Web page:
I have difficulties calculating with partial traces in terms of quantum operations.

For me it is not clear how to derive the equality stated in the question title for a quantum mechanical system whose state space is the tensor product $H_A \otimes H_B$ of Hilbert spaces with a mixed state described by the density matrix $\rho_{AB}$, partial traced out density matrices $\rho_A, \rho_B$ and $\lvert \phi^+ \rangle$ is a bell state :

$$ \mathrm{tr}_A \left[\rho_A \lvert \phi^+ \rangle_{AB} \langle \phi^+ \rvert\right] = \rho_B^T $$

I tried to apply the (to my knowledge) calculation rules $\rho_A = \mathrm{tr}_B\left[\rho_{AB}\right]$ and $\rho_{AB} = \rho_A \otimes \rho_B$. Together with $\lvert \phi^+ \rangle_{AB} \langle \phi^+ \rvert = \rho_{AB}$ I can come up with some transformations which lead up to points where I do not know how to continue, e.g.

$$ \mathrm{tr}_A \left[\rho_A \lvert \phi^+ \rangle_{AB} \langle \phi^+ \rvert\right] = \mathrm{tr}_A \left[\rho_A \, \rho_{AB} \right] = \mathrm{tr}_A \left[\mathrm{tr}_B \left[\rho_{AB}\right]\, \rho_{AB} \right] = \, \dots $$

Especially I do not know how to introduce $\rho_B$ at a given point. Thank you for pointing me towards the correct transformations and your help!

  • $\begingroup$ What is $| \phi ^+ \rangle$? A Bell state? $\endgroup$
    – FDGod
    Jan 23 at 15:15
  • $\begingroup$ @FDGod: Yes, the maximum entagled state $\endgroup$ Jan 23 at 15:20
  • $\begingroup$ and what is $\rho_A$? any arbitrary state $\in H_A$? or $\text{Tr}_B\bigg(|\phi^+ \rangle \langle \phi ^+ |\bigg)$? $\endgroup$
    – FDGod
    Jan 23 at 15:38
  • $\begingroup$ Also, is $|\phi ^+\rangle $ specifically a Bell state, i.e. 2-qubit state, or is it a maximally entangled state of arbitrary dimension? $\endgroup$
    – FDGod
    Jan 23 at 15:42
  • $\begingroup$ @FDGod yes, it is meant to be a Bell state, so a 2-qubit state, maximally entangled. $$\lvert \phi^+ \rangle = 1/\sqrt{2} (\lvert 00 \rangle + \lvert 11\rangle)$$ $\endgroup$ Jan 23 at 18:21

1 Answer 1


The equality is not true, at least the way that you seem to be interpreting the notation.

To see that it cannot possibly be true, consider $\rho_{AB}$ and $(I\otimes U)\rho_{AB}(I\otimes U^\dagger)$. Both states have the same reduced density matrix $\rho$ on system $A$. But they have different reduced density matrices on system $B$. So how could $\text{Tr}_A(\rho_A\otimes I |\phi^+\rangle\langle\phi^+|)$ possibly give two different answers?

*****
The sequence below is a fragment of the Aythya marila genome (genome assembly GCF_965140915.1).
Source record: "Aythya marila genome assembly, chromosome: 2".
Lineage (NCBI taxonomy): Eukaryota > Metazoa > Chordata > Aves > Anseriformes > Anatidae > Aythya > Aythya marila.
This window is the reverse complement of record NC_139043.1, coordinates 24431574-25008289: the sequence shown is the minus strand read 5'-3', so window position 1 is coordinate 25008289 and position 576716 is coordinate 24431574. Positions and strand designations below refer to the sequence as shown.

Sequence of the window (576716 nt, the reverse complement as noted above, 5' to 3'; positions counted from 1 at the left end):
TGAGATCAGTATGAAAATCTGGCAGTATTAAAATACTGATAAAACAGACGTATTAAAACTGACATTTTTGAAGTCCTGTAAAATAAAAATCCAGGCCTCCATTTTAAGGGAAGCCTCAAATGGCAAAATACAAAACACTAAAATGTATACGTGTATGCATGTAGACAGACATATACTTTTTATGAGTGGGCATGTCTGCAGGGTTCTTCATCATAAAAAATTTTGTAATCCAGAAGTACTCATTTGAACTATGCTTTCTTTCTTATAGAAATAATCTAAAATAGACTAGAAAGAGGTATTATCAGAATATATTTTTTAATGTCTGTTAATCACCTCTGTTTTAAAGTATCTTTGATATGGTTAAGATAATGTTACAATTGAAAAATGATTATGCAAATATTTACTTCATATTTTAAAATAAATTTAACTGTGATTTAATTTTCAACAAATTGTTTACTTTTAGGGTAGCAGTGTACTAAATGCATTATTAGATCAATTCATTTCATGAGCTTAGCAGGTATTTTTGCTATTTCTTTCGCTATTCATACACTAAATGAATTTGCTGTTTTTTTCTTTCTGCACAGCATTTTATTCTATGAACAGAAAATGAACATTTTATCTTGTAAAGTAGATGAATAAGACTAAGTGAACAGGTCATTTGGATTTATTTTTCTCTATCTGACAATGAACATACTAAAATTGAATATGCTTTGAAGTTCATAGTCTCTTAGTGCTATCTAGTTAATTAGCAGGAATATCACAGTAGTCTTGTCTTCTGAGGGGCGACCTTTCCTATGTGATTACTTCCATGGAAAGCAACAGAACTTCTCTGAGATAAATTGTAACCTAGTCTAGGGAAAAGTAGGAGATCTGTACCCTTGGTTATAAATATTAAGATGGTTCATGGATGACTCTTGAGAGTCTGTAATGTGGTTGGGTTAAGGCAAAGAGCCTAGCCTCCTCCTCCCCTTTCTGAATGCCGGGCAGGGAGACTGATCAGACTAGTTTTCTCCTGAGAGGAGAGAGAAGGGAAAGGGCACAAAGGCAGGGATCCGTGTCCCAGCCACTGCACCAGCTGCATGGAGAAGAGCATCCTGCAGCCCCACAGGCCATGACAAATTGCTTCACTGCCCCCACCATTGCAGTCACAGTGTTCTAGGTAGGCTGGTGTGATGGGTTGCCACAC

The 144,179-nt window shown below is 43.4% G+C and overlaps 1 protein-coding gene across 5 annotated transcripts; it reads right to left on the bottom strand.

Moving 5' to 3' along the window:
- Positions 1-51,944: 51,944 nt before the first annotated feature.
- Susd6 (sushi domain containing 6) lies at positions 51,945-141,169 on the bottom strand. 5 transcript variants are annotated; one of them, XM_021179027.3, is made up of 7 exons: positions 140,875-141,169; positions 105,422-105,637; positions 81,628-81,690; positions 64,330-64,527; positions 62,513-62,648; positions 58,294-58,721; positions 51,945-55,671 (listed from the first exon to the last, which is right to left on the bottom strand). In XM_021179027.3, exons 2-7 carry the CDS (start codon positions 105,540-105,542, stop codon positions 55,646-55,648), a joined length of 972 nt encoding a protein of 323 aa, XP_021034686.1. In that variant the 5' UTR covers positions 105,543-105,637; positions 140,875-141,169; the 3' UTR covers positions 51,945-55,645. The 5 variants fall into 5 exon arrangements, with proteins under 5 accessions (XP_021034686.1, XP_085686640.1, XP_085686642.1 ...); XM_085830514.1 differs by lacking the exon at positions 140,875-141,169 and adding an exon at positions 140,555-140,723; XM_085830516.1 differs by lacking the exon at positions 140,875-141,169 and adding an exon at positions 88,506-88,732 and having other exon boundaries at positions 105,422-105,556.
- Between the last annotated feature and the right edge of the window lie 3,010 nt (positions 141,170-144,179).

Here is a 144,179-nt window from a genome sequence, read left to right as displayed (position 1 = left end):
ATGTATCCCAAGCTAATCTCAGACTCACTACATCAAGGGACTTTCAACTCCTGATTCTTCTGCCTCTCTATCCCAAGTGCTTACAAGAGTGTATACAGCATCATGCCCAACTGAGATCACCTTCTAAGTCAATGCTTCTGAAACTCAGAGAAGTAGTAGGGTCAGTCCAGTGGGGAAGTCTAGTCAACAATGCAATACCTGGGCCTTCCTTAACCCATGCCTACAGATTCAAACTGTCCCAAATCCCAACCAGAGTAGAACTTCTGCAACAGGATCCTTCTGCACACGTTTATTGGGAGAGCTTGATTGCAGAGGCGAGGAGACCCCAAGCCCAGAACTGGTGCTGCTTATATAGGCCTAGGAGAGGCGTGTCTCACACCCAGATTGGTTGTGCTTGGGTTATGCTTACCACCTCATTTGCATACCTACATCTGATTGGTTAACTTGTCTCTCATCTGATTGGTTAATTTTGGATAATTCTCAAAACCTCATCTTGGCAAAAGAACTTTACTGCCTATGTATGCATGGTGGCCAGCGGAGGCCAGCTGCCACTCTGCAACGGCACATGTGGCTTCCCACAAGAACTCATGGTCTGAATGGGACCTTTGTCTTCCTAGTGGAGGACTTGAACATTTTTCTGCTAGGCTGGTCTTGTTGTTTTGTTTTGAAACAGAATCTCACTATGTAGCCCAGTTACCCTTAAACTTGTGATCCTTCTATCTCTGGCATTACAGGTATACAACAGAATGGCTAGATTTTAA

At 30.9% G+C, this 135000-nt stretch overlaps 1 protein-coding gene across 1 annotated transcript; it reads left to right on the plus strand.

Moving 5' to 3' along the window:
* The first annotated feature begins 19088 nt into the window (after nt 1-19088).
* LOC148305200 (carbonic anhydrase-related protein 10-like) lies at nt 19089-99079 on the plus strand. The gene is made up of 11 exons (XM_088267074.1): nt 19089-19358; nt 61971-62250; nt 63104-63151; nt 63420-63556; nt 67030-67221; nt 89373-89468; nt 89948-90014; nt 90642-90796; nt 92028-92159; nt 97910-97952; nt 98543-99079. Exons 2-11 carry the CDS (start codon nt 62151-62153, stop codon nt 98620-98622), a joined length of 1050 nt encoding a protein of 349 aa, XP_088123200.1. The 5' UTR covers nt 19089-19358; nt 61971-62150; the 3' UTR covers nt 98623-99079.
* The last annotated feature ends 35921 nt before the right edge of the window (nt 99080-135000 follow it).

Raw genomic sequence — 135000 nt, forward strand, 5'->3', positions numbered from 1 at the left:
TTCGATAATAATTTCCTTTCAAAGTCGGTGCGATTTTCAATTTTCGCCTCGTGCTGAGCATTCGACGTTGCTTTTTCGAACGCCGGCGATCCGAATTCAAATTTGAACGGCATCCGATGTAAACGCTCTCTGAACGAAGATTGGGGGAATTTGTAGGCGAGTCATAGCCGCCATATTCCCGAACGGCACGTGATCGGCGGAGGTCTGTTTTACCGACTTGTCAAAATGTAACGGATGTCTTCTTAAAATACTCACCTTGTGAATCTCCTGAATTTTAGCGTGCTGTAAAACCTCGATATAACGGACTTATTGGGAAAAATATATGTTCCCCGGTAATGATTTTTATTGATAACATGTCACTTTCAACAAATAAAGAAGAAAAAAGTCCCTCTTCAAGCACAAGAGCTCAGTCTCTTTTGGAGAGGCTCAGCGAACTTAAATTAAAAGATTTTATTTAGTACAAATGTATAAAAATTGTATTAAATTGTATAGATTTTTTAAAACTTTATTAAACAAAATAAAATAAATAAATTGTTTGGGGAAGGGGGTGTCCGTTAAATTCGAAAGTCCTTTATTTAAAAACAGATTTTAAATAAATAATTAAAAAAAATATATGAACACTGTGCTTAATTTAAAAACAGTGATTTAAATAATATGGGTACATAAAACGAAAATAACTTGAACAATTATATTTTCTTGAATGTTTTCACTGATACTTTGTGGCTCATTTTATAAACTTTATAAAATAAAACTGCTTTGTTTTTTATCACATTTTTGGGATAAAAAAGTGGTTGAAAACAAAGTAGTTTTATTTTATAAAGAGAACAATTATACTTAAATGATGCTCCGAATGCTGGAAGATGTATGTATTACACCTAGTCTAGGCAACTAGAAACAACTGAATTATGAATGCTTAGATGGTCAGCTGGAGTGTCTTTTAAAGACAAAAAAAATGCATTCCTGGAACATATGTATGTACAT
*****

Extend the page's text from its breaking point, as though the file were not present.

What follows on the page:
I guess that what your notation is supposed to mean is that $\rho_A$ is a density matrix $\rho$ on subsystem $A$. $\rho_B$ would be the same density matrix $\rho$, but on subsystem $B$. (And we do not need to talk about any joint system and its partial traces.) If we interpret the notation this way, your claimed relation does hold (up to normalisation). \begin{align*} \text{Tr}(\rho\otimes I|\phi^+\rangle\langle\phi^+|)&=\sum_i(\langle i|\rho)\otimes I|\phi^+\rangle\langle\phi^+|(|i\rangle\otimes I) \\ &=\frac{1}{\sqrt{d}}\sum_i(\langle i|\rho)\otimes I|\phi^+\rangle_{AB}\langle i|_B \\ &=\frac{1}{\sqrt{d}}\sum_{i,j}(\langle i|\rho|j\rangle\langle j|)\otimes I|\phi^+\rangle_{AB}\langle i|_B \\ &=\frac{1}{d}\sum_{i,j}\langle i|\rho|j\rangle|j\rangle_{B}\langle i|_B \\ &=\frac{1}{d}\sum_{i,j}\langle j|\rho^T|i\rangle|j\rangle_{B}\langle i|_B \\ &=\rho_B^T/d \end{align*}

Note: I assumed that $$ |\phi^+\rangle=\frac{1}{\sqrt{d}}\sum_{i=0}^{d-1}|i\rangle, $$ while I see that there has subsequently been a comment restricting this to the specific case of $d=2$.

  • $\begingroup$ Thanks for your answer. The question arises from an coursera online lecture regarding an introduction about Quantum information/computing. The equality is introduced in a chapter about quantum channels (Kraus-Operators, Choi-Jamiolkowski isomorphism, ...). So I would assume, that indeed the notation corresponds to partial traces and $\rho_A$ indeed depicts a reduced state of state $\rho$ on system $A$. However I would also not exclude a mistake in the lecture script here as I have found others already. $\endgroup$ Jan 24 at 9:10

Your Answer

By clicking “Post Your Answer”, you agree to our terms of service and acknowledge you have read our privacy policy.

Not the answer you're looking for? Browse other questions tagged or ask your own question.